We have to listen to the child we once were, the child who still exists inside us. That child understands magic moments. – Paulo Coelho
It’s 8:30 a.m. on Friday morning, a time that would normally find me sitting at my desk or sitting in a meeting or, even worse, still sitting in traffic. But today, this early morning hour finds me doing something different: although I am sitting, I’m on my living room floor, next to my daughter, Zoey, and there are crayons to the left of us, Legos to the right, and there we are, stuck in the middle of fun.
Parent-Teacher conferences are in full-swing at Zoey’s school, so she’s off for the day. And after scrambling earlier in the week to try to find a babysitter for her and then realizing I had a vacation day I could use, I am too.
This unexpected three-day weekend has Zoey so excited she can barely contain herself.
While I had been looking forward to maybe sleeping in, Zoey bounded into my room a few hours earlier, eager to start our day together. Though I was awake when she did this, I kept my eyes closed, wondering if she might just climb in bed with me and go back to sleep. After all, it was only seven minutes past six—a time that is, in my book, way too early to be up on vacation day.
“Mommy,” Zoey whispered. I felt her face just inches from mine, and I could tell she was studying it to see if I was awake yet. “Mommy? Mommy?”
It seemed my best attempts to get a few extra minutes of slumber weren’t going to work. I cracked an eye open, and just like I thought, there her face was, so close my eyelashes almost grazed her cheek.
“You do remember what today is, right?” I croaked. “No school. No work. A day off. Remember?”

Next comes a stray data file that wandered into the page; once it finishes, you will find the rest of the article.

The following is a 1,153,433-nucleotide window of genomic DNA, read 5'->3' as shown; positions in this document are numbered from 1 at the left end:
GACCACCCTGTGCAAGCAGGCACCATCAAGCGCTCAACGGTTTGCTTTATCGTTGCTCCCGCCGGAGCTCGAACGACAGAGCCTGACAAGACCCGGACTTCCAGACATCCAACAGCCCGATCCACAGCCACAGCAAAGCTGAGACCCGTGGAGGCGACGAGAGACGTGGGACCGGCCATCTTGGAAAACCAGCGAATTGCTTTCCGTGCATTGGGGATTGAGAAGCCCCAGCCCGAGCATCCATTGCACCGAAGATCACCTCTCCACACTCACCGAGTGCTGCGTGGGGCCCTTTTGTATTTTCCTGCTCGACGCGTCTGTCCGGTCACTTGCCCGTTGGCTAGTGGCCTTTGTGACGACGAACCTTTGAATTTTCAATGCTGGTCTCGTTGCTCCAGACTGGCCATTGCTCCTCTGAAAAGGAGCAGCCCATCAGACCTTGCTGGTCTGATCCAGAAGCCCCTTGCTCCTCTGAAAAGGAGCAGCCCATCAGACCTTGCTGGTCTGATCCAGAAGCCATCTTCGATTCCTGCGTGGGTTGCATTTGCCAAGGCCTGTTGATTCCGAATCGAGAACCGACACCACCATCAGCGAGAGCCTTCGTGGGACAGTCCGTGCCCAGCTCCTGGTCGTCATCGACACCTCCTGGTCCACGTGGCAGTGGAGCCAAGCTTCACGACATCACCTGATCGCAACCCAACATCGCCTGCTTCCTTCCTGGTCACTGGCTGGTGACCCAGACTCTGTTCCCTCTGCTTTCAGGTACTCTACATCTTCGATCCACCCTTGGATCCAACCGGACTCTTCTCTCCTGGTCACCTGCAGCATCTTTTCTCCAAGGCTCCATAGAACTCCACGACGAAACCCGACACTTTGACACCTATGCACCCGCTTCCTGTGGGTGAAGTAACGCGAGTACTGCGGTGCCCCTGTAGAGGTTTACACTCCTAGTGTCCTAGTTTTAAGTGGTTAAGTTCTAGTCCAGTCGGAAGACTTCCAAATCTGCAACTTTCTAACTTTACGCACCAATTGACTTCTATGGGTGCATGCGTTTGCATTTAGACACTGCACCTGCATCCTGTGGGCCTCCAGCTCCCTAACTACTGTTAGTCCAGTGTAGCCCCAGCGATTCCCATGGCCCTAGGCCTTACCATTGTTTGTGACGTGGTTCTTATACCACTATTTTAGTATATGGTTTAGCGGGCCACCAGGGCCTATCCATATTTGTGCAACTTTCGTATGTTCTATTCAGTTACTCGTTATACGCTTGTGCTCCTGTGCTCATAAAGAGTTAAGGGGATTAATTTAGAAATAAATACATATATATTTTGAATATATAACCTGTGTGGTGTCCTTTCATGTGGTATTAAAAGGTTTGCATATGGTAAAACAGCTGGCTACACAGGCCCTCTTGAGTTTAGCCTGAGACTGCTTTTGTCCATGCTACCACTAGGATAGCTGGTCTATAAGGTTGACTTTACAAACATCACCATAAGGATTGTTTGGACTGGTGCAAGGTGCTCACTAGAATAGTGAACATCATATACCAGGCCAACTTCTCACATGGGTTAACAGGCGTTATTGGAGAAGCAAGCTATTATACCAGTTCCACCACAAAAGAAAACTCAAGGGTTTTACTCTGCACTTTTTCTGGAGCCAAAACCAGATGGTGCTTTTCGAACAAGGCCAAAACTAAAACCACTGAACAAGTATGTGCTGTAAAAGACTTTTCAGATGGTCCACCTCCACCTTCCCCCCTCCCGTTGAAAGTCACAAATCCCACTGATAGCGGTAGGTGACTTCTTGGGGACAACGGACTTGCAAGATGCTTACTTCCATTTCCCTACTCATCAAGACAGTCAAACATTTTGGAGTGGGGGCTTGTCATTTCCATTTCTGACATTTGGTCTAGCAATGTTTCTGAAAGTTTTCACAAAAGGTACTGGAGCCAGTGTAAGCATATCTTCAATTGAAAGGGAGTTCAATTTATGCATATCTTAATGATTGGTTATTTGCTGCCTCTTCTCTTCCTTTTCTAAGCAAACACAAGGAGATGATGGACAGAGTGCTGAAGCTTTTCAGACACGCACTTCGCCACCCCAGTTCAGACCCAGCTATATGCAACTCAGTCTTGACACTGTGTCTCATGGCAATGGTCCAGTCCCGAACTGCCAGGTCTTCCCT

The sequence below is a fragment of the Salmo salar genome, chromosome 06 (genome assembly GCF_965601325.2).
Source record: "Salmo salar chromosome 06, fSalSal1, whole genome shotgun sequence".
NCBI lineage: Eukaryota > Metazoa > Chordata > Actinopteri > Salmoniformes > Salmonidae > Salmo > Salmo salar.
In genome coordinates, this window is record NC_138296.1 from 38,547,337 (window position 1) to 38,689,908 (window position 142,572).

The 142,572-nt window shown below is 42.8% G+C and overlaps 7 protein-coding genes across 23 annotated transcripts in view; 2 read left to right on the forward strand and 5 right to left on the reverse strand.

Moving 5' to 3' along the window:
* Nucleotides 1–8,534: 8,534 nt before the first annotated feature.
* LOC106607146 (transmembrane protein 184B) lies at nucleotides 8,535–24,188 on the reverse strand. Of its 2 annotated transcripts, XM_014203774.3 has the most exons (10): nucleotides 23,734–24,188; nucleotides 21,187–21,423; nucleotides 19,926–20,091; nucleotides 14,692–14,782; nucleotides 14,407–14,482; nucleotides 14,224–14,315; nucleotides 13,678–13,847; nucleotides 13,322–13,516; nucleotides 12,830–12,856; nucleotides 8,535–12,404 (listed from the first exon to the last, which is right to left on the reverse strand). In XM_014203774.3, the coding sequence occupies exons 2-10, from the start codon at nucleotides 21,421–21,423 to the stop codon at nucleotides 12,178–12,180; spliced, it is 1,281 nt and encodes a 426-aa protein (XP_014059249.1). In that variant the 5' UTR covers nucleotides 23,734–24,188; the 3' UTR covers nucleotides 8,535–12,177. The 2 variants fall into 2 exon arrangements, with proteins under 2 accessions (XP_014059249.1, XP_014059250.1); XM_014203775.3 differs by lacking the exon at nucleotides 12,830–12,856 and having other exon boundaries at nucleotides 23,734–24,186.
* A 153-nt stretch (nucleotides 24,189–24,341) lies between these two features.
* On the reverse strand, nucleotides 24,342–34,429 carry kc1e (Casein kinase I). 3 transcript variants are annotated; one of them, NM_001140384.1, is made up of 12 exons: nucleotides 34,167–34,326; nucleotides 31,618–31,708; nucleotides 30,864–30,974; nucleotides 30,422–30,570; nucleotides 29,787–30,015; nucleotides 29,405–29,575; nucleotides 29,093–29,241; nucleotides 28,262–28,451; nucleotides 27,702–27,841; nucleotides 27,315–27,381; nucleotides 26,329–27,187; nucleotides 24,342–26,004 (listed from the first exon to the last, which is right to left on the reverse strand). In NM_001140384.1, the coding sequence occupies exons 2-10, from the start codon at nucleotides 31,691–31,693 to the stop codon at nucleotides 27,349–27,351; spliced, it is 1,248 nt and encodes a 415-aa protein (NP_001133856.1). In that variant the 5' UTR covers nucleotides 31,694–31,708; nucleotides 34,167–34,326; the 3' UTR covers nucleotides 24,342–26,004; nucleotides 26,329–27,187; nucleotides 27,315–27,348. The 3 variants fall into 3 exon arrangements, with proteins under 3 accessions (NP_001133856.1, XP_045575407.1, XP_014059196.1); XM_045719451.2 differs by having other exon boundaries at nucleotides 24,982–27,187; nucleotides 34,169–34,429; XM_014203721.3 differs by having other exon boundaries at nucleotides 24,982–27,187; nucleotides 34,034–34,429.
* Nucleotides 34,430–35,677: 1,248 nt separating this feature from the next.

Zoey stepped back and threw her arms out to her sides. “Of course!” she squealed.
“Then what on earth are you doing up at this hour?” I questioned her again.
“I couldn’t sleep. I’m too excited. We get a whole extra day! What are we going to do this weekend?”
The words tumbled out of her mouth so fast, I sat up, knowing I needed to give up. Sleep can come another day, I thought to myself.
“I want to do whatever you want to do, Zoey,” I said as I stretched. “So what do you want to do this weekend?”
“I want to play and sing and color and go the park and jump rope and be silly and laugh. I want to do all the fun things!”
“Oh, I get it. You want to be a kid!” I said, laughing.
Zoey jumped up and down in delight, happy I finally understood what she was saying. “Yes! And I want you to be one with me!”
I had to agree to this request, right? Because, honestly, how could I say no to that kind of boundless energy? Most of my days are spent wearing a hat that, frankly, wears me out (and not in a good way). That oh-so-hard-and-requires-so-many-responsibilities one—you know, the adult one. Three days wearing a kid-sized one sounded like a pretty good idea to me.
So with that, the decision was made: I would spend the weekend channeling my inner child, and Zoey would, well… Zoey would just get to be herself. No wonder why she liked the sound of this plan so much.
* * *
As it turns out, it was the best plan. Our weekend was full of goofy laughter and gleeful fun and happy play and all the awesome silliness Zoey wanted. And keeping my adult hat off for three days served as the perfect reminder to me that channeling your inner child isn’t just easy, it’s important: I felt lighter, happier, and more energized than I’ve felt in years.